In the First Circle by Aleksandr Solzhenitsyn

Posted January 9, 2015 by Michael Kitto in Classic / 0 Comments

In the First Circle by Aleksandr SolzhenitsynTitle: In the First Circle (Goodreads)
Author: Aleksandr Solzhenitsyn
Translator: Harry Willets
Published: Harper Perennial, 1968
Pages: 784
Genres: Classic
My Copy: Paperback

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Moscow, Christmas Eve 1949; a man makes a phone call to the American embassy to warn them about the Soviet Atom Bomb project. This call was caught on tape and quickly disconnected by The People’s Commissariat for Internal Affairs (NKVD). A brilliant mathematician named Gleb Nerzhin, was taken as a sharashka (known as zeks) prisoner and ordered to help track down the mystery caller. The zeks know that they have it better than a “regular” gulag prisoners but they are faced with the moral dilemma; to aid a political system they oppose or be transferred to the deadly labour camps.

Aleksandr Solzhenitsyn is a Russian author as well as a historian; he was also a critic of Soviet totalitarianism which found himself in prison much like Gleb Nerzhin. He was accused of anti-revolutionary propaganda under Russian SFSR Penal Code (Article 58 paragraph 10) which is a ‘catch-all’ criminal offence that could be used against anyone that might threaten the government. During the period of Stalinism, the crime of “propaganda and agitation that called to overturn or undermining of the Soviet power” jumped from a six month prison sentence to seven years of imprisonment, with possible internal exile for two to five years. On 7 July 1945, Solzhenitsyn was sentenced to seven years in a labour camp for comments he made in private letters to a friend. After his sentence ended, Solzhenitsyn was then internally exiled for life at Kok-Terek, which is in the north-eastern region of Kazakhstan.

The First Circle was self-censored before Aleksandr Solzhenitsyn even attempted to get it published in 1968. Originally the book was 96 chapters long but the censorship turned the novel into 87 chapters. Some changes included the man telling another doctor to share some new medicine with the French instead of warning the Americans about the atom bomb. All mention of the Roman Catholics and religion was also removed. It wasn’t till 2009 a new English translation (not sure of the details on the Russian editions) saw the book restored and uncensored; now with the title In The First Circle.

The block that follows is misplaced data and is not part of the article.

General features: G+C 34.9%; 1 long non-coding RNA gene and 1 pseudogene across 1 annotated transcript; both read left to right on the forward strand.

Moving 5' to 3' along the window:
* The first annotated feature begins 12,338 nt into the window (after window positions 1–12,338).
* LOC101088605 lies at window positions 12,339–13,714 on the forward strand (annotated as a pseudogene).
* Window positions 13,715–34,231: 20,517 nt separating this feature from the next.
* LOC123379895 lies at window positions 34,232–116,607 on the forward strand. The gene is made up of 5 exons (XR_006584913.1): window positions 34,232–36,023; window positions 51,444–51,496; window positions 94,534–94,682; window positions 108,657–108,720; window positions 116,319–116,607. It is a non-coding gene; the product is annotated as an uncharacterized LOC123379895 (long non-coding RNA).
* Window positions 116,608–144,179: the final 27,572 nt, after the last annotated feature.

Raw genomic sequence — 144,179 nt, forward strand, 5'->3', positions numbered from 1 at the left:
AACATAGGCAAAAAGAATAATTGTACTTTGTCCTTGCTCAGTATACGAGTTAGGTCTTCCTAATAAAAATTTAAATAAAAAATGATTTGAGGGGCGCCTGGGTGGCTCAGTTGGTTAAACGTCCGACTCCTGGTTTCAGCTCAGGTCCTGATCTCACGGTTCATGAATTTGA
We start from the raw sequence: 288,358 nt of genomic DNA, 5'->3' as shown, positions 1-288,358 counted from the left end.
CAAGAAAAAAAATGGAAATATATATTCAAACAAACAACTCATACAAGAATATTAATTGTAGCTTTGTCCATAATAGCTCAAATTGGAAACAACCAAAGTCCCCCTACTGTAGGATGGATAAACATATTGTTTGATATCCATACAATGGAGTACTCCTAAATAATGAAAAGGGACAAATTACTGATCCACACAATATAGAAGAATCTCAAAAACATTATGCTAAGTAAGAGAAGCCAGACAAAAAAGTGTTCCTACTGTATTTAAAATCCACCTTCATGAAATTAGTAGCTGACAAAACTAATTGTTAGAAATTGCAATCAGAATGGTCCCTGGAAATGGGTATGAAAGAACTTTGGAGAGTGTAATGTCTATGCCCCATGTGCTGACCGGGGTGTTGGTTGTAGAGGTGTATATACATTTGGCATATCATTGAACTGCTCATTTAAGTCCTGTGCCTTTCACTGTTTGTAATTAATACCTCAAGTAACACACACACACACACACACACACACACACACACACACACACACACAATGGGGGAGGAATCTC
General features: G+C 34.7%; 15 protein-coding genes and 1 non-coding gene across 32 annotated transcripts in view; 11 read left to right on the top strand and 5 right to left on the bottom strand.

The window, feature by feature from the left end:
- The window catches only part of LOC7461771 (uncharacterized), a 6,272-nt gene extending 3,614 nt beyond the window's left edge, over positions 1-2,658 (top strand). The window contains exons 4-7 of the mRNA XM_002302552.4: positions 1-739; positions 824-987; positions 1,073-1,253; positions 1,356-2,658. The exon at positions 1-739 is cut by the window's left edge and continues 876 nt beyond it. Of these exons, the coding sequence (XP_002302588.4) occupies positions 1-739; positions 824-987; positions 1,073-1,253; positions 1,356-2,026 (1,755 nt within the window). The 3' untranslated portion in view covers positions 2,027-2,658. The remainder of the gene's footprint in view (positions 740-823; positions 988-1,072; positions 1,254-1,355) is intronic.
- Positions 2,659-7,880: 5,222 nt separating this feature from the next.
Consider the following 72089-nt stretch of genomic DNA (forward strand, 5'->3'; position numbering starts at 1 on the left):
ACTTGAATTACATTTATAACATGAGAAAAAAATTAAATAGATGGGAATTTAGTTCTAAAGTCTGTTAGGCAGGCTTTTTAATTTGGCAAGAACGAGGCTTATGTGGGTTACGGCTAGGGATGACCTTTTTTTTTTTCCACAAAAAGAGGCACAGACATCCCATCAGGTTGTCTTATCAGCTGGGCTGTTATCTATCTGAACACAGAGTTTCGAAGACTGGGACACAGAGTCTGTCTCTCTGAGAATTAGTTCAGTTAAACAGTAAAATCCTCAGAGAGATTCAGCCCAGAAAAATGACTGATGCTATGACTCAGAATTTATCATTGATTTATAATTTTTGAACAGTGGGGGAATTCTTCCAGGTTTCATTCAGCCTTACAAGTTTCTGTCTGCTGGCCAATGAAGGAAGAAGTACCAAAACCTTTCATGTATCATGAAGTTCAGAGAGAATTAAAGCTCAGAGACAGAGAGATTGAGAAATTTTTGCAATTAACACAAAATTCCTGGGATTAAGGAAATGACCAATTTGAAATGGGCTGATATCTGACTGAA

The title alone is fascinating and it allows the reader to pick up on the whole metaphor before starting the novel. Looking at Dante’s Inferno, it is easy to find that the first circle of hell is limbo. In the epic poem Virgil introduces Dante to people like Socrates, Plato, Homer, Horace and Ovid. The time between Jesus’ crucifixion and resurrection is often referred to as the Harrowing of Hell, in which he descended into limbo and brought salvation to the righteous. However in Dante’s Inferno this meant that Christ saved people like Noah, Moses, Abraham and King David, but a lot of the intellectuals where left. This is metaphor for the penal institutions, making reference to all the intellectuals and political thinkers arrested under Stalin’s Russia.

This novel made me feel a lot smarter than I actually am, there is a lot of information within In The First Circle however Aleksandr Solzhenitsyn presented them in accessible way. Going into the book I knew a little about Solzhenitsyn’s life and the metaphor in the title was explained in the Goodreads synopsis. So I was able to witness how everything came together without doing any research. The book sometimes goes into Russian history; I was fascinated with everything I learnt.

I have read so many books set in Cold War Russia but I don’t think there have been many actually written by a Russian. Aleksandr Solzhenitsyn has lead an interesting life and I am keen to read more of his novels before attempting The Gulag Archipelago, his three volume book on the history of a gulag labour camp. If you have paid attention to my best of 2014 list you would have noticed that In The First Circle did make the list. This was a wonderful book that was both thrilling and educational, I would recommend it to anyone interested in Russian history, especially the Cold War era.